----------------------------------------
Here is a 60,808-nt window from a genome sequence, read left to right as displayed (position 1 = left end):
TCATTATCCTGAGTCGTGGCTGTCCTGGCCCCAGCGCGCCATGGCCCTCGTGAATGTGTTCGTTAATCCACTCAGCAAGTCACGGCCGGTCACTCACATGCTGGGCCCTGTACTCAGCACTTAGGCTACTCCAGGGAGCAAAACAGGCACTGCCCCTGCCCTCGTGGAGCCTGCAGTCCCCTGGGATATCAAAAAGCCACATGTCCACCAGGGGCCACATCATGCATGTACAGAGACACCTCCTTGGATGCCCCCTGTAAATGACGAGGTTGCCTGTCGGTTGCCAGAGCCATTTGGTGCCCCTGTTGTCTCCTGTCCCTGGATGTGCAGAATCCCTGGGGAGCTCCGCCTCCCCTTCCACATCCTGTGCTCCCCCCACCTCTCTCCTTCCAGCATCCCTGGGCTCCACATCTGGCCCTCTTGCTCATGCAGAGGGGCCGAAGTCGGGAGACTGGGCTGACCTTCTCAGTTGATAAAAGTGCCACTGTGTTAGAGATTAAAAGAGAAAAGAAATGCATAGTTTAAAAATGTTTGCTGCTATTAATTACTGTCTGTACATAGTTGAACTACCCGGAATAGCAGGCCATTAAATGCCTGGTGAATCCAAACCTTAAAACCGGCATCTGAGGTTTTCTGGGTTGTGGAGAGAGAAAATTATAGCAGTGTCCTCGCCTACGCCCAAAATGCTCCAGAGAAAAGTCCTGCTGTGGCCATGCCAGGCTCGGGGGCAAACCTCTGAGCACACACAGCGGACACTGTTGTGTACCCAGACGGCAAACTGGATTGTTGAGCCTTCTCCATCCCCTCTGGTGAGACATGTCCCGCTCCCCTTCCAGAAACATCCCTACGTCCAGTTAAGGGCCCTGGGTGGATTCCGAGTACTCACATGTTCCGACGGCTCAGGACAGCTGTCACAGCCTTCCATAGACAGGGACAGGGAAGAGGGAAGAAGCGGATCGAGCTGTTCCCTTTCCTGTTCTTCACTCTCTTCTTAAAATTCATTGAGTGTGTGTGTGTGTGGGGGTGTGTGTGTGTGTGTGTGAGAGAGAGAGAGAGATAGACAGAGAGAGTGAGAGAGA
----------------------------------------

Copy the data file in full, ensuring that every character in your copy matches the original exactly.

Here is a 60,808-nt window from a genome sequence, read left to right as displayed (position 1 = left end):
TCATTATCCTGAGTCGTGGCTGTCCTGGCCCCAGCGCGCCATGGCCCTCGTGAATGTGTTCGTTAATCCACTCAGCAAGTCACGGCCGGTCACTCACATGCTGGGCCCTGTACTCAGCACTTAGGCTACTCCAGGGAGCAAAACAGGCACTGCCCCTGCCCTCGTGGAGCCTGCAGTCCCCTGGGATATCAAAAAGCCACATGTCCACCAGGGGCCACATCATGCATGTACAGAGACACCTCCTTGGATGCCCCCTGTAAATGACGAGGTTGCCTGTCGGTTGCCAGAGCCATTTGGTGCCCCTGTTGTCTCCTGTCCCTGGATGTGCAGAATCCCTGGGGAGCTCCGCCTCCCCTTCCACATCCTGTGCTCCCCCCACCTCTCTCCTTCCAGCATCCCTGGGCTCCACATCTGGCCCTCTTGCTCATGCAGAGGGGCCGAAGTCGGGAGACTGGGCTGACCTTCTCAGTTGATAAAAGTGCCACTGTGTTAGAGATTAAAAGAGAAAAGAAATGCATAGTTTAAAAATGTTTGCTGCTATTAATTACTGTCTGTACATAGTTGAACTACCCGGAATAGCAGGCCATTAAATGCCTGGTGAATCCAAACCTTAAAACCGGCATCTGAGGTTTTCTGGGTTGTGGAGAGAGAAAATTATAGCAGTGTCCTCGCCTACGCCCAAAATGCTCCAGAGAAAAGTCCTGCTGTGGCCATGCCAGGCTCGGGGGCAAACCTCTGAGCACACACAGCGGACACTGTTGTGTACCCAGACGGCAAACTGGATTGTTGAGCCTTCTCCATCCCCTCTGGTGAGACATGTCCCGCTCCCCTTCCAGAAACATCCCTACGTCCAGTTAAGGGCCCTGGGTGGATTCCGAGTACTCACATGTTCCGACGGCTCAGGACAGCTGTCACAGCCTTCCATAGACAGGGACAGGGAAGAGGGAAGAAGCGGATCGAGCTGTTCCCTTTCCTGTTCTTCACTCTCTTCTTAAAATTCATTGAGTGTGTGTGTGTGTGGGGGTGTGTGTGTGTGTGTGTGAGAGAGAGAGAGAGATAGACAGAGAGAGTGAGAGAGA